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San Antonio mayor addresses civic duty

| Tuesday, April 8, 2014

San Antonio mayor Julian Castro spoke about his career in a lecture titled “American Politics in the 21st Century: Latino Civic Engagement” Monday night in the Jordan Hall of Science.

The lecture, which was jointly organized by the Multicultural Student Programs and Services, the Institute for Latino Studies and the Rooney Center for the Study of American Democracy focused on Castro’s Latino influence in American politics.

“What we wanted to do was find a dynamic speaker who could talk about things that our Institutes are really concerned about,” event coordinator Arnel Bulaoro said.

San Antonio mayor Julian Castro (left) and University of Washington professor of political science Luis Fraga discuss Latino civic engagement in the 21st century Monday night in DeBartolo Hall. EMILY McCONVILLE | The Observer

San Antonio mayor Julian Castro (left) and University of Washington professor of political science Luis Fraga discuss Latino civic engagement in the 21st century Monday night in DeBartolo Hall.

Castro said his leadership focused largely on what his community can accomplish in the future. He said he has created a plan, with the help of his community, detailing what they want to accomplish in the future.

“In terms of trying to lead, my approach was to engage the community in forging the vision for the future of the city and then executing on that with all of the institutions [of San Antonio] working together,” Castro said. “I was elected in 2009 and I launched something called SA 2020 in [September 2010] asking a question to the community, ‘Where do we want to be on Friday, September 25th, [2020]?’”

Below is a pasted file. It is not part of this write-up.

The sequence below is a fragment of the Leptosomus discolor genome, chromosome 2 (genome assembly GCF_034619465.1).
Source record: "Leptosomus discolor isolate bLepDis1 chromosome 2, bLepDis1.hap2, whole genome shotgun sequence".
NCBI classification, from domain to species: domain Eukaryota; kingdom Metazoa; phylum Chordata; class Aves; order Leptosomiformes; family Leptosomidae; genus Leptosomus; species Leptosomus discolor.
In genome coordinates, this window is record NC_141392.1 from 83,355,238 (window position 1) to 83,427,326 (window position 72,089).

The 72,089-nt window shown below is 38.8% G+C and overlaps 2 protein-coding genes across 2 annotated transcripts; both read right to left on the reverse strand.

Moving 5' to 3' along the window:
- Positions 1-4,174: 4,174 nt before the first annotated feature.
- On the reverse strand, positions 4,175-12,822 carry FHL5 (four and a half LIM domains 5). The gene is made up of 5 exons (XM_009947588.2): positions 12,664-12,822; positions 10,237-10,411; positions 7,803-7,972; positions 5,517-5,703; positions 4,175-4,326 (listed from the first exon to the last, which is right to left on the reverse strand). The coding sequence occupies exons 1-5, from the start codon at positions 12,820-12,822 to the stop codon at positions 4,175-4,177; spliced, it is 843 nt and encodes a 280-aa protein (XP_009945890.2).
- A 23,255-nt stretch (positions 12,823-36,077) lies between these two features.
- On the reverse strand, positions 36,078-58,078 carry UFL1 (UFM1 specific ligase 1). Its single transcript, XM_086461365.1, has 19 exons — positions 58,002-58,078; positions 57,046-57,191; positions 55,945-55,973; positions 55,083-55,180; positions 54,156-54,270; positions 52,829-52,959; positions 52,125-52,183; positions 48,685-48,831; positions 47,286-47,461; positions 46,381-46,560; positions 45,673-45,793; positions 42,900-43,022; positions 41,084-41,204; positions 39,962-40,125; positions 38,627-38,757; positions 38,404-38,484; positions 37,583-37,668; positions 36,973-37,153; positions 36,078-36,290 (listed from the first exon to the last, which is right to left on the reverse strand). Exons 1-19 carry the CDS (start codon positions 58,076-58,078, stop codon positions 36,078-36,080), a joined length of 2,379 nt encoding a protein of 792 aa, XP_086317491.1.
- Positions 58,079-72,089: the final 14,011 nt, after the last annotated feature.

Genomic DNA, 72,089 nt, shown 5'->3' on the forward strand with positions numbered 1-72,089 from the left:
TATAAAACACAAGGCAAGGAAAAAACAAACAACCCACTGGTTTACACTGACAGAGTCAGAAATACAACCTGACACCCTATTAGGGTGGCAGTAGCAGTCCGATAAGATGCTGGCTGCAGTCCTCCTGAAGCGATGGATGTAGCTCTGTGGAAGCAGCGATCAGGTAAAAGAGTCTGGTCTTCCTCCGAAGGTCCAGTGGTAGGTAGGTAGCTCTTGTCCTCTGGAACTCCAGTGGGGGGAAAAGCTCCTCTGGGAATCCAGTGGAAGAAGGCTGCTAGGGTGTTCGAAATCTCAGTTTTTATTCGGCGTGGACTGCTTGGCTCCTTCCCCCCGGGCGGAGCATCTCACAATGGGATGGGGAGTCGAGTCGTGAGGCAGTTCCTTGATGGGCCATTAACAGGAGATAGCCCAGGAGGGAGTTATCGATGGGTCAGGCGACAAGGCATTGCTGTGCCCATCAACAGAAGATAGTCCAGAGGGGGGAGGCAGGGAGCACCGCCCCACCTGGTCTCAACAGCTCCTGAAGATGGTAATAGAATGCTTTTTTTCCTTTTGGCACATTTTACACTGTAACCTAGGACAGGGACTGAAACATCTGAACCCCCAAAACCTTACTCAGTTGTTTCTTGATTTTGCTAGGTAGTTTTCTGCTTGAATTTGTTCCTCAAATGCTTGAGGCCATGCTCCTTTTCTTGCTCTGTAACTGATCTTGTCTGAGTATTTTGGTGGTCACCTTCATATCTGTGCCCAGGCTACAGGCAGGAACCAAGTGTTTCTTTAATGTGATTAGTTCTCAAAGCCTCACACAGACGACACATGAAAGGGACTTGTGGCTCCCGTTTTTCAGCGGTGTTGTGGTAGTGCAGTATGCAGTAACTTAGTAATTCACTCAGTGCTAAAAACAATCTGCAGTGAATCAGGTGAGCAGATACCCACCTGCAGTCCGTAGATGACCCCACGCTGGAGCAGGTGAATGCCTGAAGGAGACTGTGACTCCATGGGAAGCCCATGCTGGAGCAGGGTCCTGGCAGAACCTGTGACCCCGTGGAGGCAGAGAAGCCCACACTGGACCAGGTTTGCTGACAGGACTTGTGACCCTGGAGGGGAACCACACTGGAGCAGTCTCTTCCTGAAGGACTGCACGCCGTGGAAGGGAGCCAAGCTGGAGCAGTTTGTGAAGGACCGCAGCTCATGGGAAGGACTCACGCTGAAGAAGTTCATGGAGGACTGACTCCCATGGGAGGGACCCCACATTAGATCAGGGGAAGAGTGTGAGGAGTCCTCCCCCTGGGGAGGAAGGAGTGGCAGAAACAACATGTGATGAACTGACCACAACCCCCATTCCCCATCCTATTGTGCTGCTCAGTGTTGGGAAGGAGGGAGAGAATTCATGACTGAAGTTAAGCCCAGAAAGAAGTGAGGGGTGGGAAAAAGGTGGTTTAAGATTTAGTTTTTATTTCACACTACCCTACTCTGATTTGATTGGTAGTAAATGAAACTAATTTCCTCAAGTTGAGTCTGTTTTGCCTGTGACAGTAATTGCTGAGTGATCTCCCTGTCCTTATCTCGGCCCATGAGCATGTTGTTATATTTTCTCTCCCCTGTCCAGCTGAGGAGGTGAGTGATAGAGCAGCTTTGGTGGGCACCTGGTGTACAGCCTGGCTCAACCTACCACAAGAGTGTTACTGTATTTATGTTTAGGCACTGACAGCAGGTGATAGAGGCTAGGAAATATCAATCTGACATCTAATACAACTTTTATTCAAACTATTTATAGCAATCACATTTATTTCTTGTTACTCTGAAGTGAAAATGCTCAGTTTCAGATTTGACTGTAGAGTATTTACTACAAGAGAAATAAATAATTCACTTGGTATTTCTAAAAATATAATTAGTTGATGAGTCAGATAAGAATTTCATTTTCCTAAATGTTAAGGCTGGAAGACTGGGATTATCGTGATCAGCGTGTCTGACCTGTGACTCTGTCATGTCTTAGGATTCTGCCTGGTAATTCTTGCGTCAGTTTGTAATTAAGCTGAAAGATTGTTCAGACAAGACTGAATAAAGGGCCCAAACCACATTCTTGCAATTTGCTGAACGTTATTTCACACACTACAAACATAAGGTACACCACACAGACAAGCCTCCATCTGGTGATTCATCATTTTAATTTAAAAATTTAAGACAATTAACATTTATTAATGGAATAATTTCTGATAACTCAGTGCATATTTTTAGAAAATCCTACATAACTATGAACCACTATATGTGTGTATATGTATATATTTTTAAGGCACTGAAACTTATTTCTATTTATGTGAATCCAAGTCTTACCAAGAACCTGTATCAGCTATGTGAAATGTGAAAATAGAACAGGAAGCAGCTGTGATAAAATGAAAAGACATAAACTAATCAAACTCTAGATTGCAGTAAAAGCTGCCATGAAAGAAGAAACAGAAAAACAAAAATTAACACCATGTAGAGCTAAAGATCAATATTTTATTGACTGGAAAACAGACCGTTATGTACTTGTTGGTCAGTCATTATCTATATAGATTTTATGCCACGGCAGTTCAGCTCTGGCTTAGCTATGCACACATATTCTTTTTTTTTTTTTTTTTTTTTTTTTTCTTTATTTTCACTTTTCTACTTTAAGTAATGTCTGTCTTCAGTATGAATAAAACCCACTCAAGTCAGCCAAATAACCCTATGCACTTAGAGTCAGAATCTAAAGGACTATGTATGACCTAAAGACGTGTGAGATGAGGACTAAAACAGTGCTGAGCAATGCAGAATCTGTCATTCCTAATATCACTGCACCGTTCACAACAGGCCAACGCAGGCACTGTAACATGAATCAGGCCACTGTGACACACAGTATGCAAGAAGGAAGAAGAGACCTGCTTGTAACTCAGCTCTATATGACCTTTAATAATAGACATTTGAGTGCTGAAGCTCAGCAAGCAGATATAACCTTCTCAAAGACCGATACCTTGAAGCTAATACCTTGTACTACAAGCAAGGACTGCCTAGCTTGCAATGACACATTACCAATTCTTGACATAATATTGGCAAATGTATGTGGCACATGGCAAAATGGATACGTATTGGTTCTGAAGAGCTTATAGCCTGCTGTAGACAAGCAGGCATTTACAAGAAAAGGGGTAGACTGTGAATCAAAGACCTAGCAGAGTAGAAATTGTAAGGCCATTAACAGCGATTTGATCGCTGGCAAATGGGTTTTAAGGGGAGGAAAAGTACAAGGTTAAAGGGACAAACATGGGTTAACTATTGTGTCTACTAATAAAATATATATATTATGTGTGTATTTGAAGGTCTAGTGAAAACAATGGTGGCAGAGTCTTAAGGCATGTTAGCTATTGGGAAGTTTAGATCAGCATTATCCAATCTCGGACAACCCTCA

Castro said he attributed political success to having a real connection with the place they are governing or representing. For Castro, that place is San Antonio, where he was born and raised.

“If you want to actually go into politics you have to be from somewhere,” Castro said. “The smartest thing to do is to be where you are from, where you grew up, and have a network of folks who can identify with you, know you and know your family.”

Though Castro said he sees many colored politicians on the state level, a future of more colored national politicians is possible only if those politicians can transcend being defined solely by their race.

“As Latinos grow in numbers … you are going to see successful Latino/Latina candidates more and more at bigger and bigger levels,” Castro said. “However, if you are talking about state-wide candidates in big states or diverse states or nationally, it will help if you’re in any position to win  that people cannot overly identify you as just Latino.”

Castro said he wanted to leave a legacy of increased opportunities for the citizens in his district.

“I want more people to have the opportunities that I had in life,” said Castro. “If we were to look at a list of people that have graduated from college, I want that list to be substantially longer than when I started, partly because the work that I done.”

Stanford University professor Luis Fraga said he was immensely proud to be the mentor of such a great politician.

“For a political science professor to see one of his students become a real leader and have real substance on what it is they want to accomplish as a political leader is a dream come true,” Fraga said. “I am immensely proud.”

 

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  • Fact Check

    It was in 101 DBRT, not Jordan. Mr. Cao, please fact check before you submit your articles for publication.